Fewer people than ever are smoking in the United States, according to figures from the Centers for Disease Control and Prevention, though certain groups are at greater risk than others for indulging in the habit.

Smoking still kills more people than any other preventable condition in the country, but the CDC says the number of smokers has dropped considerably in the last 10 years, from almost 21 percent of adults in 2005 to about 15 percent of adults last year. However, there were disparities among different groups. For example, men were more likely to smoke than women. The numbers also varied between age groups, with the largest proportion of smokers between 25 and 44 years old, followed by people ages 45 to 64; young adults between 18 and 24 years; and finally people older than 65. Smoking rates also decreased with every rung of education a person reached, from high school diploma to a graduate degree, and with income.

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Race also played a role: the CDC reports that Native Americans and mixed race individuals were the most likely to smoke, followed by blacks, whites, Hispanics and Asians.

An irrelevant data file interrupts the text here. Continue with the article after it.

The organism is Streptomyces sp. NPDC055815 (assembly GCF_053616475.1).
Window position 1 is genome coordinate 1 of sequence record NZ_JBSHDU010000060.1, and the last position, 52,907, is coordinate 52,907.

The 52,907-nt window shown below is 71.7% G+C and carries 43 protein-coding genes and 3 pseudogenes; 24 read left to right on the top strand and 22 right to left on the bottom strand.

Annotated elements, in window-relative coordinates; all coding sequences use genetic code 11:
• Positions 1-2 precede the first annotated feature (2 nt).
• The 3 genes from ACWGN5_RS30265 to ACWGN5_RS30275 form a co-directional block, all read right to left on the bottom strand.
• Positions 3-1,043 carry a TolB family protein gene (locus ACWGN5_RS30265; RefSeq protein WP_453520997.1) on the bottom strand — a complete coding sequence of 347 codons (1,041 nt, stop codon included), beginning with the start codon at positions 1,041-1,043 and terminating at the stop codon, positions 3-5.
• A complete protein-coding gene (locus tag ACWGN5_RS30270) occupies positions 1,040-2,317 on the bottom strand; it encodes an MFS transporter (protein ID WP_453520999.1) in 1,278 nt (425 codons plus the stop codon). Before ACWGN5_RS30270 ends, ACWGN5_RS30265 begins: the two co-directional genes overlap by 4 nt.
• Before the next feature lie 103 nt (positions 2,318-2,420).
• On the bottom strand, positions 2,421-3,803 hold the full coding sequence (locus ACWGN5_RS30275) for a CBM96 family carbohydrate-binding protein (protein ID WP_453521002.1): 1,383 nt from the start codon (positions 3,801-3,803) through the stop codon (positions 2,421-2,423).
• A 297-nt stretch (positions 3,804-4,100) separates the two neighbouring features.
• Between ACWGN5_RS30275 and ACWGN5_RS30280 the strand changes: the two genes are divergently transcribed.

Other factors included sexual orientation, with straight adults less likely to smoke than their LGBT counterparts; hometown, with Midwesterners smoking most of all, compared to people in the South, Northeast and West; and disability, with disabled or limited people smoking more.

“We’ve made commendable progress toward reducing smoking, the leading cause of death in this country,” Brian A. King, a deputy director in the office of smoking and health at the CDC, told the New York Times. “But there’s still work to do.”

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